Litha Matiwane, Eastern Cape provincial deputy director for clinical service, said initial tests ruled out alcohol and carbon monoxide poisoning as possible causes of death and that officials were awaiting further, more conclusive, results from a laboratory in Cape Town.
The victims, who were aged between 13 and 17, were found slumped over tables and chairs inside the Enyobeni Tavern in the coastal city of East London on June 26. Initial reports suggested a stampede may have sparked the deaths, though officials later said they believed the victims had inhaled or ingested a toxic substance. No obvious signs of injury were present.
The deaths of the teenagers have sparked debate throughout the country over underaged drinking at taverns in South Africa’s Black townships, which are plagued by widespread poverty, high unemployment and lack of basic services as a legacy of apartheid. All of the victims were under the legal drinking age in South Africa, which is 18.
Yonela Dekeda, spokeswoman for the Eastern Cape health department told The Washington Post that the initial test results were “not conclusive.”
“There are more tests that are being done to identify exactly what the cause of death was,” she said. “We can’t say at this stage where they got the methanol, whether it was through liquor or something else. That is still unknown.”
Methanol is often found in fuels, plastics, pesticides, paint and antifreeze. It is poisonous to humans and can cause an array of adverse health effects according to the U.S. Centers for Disease Control and Prevention. Most methanol poisonings occur as a result of drinking beverages contaminated with methanol or from drinking methanol-containing products, the CDC has said, adding that signs and symptoms of exposure, which may result in death, include: nausea, dilated pupils, decreased level of consciousness, and respiratory arrest.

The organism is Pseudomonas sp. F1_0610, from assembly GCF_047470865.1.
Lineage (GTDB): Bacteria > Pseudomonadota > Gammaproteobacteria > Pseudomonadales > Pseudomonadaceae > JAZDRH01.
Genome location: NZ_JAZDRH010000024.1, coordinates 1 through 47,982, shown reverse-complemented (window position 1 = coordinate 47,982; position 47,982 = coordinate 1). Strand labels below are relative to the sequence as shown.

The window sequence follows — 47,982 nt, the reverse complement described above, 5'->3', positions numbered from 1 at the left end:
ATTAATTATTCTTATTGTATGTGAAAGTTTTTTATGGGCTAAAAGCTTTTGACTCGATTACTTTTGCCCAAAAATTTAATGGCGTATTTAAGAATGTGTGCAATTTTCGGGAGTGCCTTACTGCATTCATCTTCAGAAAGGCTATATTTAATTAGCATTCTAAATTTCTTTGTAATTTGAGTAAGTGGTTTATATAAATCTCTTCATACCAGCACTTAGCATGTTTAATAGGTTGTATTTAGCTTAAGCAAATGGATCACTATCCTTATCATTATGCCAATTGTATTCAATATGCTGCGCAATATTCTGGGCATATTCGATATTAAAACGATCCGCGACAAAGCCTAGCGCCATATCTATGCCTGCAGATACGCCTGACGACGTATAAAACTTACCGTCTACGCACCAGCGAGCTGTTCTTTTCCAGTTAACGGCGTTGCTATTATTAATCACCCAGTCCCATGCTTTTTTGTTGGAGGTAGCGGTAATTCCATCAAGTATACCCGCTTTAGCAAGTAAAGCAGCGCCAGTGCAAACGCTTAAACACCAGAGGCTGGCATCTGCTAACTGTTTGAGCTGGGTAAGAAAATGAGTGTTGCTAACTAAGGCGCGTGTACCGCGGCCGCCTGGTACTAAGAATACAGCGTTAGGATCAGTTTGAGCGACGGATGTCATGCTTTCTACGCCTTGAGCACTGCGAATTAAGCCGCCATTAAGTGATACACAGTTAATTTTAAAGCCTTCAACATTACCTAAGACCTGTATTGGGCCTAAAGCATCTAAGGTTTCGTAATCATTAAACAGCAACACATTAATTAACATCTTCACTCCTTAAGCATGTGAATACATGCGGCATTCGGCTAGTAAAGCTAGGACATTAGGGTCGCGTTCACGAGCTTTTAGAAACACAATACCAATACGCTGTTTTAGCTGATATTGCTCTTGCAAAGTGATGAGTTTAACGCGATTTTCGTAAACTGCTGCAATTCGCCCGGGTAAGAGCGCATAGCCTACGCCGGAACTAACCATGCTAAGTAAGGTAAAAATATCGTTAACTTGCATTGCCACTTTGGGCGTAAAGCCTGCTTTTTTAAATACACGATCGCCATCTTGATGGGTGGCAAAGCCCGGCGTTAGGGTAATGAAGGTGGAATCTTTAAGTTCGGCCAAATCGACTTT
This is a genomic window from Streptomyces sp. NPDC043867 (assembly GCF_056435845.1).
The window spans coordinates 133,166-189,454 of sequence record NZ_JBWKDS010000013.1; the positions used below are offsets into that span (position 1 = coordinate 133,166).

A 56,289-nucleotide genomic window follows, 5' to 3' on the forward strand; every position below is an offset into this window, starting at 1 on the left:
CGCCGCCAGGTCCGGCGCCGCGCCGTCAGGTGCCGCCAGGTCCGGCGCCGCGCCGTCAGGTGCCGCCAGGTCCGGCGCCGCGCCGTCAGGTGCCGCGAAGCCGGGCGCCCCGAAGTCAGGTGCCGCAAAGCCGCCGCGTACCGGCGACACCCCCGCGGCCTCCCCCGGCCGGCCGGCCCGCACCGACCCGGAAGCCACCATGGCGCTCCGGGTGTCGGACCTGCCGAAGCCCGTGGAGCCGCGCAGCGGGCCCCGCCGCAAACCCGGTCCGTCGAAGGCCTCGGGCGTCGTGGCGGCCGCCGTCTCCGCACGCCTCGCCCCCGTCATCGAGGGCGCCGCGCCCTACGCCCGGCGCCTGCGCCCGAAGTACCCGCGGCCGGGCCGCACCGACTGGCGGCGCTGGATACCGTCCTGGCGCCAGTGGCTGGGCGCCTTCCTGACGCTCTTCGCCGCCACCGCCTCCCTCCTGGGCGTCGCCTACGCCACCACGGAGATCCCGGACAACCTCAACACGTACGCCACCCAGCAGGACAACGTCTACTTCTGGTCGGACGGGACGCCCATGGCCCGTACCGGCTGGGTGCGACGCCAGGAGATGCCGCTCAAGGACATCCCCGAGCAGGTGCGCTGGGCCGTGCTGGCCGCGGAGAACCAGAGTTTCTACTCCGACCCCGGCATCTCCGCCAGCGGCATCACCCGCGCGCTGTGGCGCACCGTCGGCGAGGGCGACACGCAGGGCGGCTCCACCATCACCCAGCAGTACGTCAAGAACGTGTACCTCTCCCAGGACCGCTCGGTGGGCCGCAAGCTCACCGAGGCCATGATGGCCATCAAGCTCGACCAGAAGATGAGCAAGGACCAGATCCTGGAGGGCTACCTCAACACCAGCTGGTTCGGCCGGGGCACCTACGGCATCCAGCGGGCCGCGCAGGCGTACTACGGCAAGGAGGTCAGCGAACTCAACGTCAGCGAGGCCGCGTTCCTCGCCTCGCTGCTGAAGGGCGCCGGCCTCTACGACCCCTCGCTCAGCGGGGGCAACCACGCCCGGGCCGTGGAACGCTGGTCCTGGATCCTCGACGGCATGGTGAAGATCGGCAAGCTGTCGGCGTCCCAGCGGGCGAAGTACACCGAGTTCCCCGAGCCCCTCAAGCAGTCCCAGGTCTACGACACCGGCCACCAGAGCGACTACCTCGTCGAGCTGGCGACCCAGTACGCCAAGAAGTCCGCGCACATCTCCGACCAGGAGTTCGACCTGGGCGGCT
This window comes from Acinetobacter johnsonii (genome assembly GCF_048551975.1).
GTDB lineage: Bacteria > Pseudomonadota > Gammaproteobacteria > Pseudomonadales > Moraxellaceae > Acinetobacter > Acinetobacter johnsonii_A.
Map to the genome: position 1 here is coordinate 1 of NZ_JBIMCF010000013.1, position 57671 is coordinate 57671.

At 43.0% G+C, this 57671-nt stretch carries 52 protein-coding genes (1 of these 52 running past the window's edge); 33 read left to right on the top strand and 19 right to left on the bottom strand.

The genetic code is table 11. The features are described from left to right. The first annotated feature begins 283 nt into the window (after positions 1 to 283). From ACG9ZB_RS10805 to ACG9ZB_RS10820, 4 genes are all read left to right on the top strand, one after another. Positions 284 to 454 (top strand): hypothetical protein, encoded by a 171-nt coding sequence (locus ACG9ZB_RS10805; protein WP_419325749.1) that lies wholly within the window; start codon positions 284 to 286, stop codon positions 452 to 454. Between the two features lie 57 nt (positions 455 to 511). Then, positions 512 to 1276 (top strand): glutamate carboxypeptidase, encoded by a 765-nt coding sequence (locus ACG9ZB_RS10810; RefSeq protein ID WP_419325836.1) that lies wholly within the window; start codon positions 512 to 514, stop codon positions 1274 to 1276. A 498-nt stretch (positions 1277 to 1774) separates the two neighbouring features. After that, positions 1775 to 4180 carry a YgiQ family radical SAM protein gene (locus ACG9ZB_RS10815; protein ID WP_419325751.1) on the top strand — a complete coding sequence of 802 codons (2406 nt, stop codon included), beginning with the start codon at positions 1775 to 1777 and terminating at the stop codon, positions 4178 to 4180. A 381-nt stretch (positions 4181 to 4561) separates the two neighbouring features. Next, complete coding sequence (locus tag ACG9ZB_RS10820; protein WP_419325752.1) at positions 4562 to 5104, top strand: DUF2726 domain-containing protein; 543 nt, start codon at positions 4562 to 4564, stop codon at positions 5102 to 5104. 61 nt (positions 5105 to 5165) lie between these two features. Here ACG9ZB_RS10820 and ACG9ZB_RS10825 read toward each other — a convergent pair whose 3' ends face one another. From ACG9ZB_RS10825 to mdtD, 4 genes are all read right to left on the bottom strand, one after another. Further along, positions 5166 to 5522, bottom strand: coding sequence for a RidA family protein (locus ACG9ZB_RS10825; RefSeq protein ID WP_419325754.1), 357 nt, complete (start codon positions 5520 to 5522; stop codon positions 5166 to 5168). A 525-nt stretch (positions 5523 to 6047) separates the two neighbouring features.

Methanol is sometimes purchased in bulk and added to alcoholic drinks to make money, which can cause severe outbreaks, according the Methanol Poisoning initiative, an initiative launched by Oslo University Hospital (OUH) and Doctors Without Borders. The substance is used to dilute normal drinking alcohol.
One witness told The Washington Post that those suffering inside the venue yelled “I can’t breathe,” and “I’m choking,” before they dropped to the ground and died around her. Others recalled being “suffocated” by a substance that “smelled like gas.”
Dekeda said final results may “take weeks or months” to obtain. Asked whether other possible causes of death were being investigated, she said: “Not at the moment.”
Last week South African police said that the 52-year-old owner of the Enyobeni Tavern had been arrested along with two employees, aged 33 and 34. The owner is expected to appear in court next month, facing charges that include supplying underage people with alcohol, Reuters reported.
A mass funeral for the 21 teenagers was held on July 6, their coffins laid out side by side, surrounded by candles and yellow and white roses.
South African president, Cyril Ramaphosa, delivered a eulogy that paid tribute to the young victims – sharing details about their lives, their personalities and their hopes for the future.
“These are the lives we have lost,” he said as he named the victims. “Our nation has lost young people who wanted to become doctors, teachers, policemen and women, lawyers, actors, businesspeople, and entrepreneurs.”
In his speech, Ramaphosa vowed that the government would clamp down on those profiting from underage drinking.
“Blame must be laid at the feet of those who are making money off the dreams and lives of the young people of South Africa by breaking the law and selling them alcohol,” he said as he urged law enforcement and parents to work together to clamp down on illegal events and activity. “Today it is somebody else’s child, tomorrow it could be yours.”
Wroughton reported from Cape Town.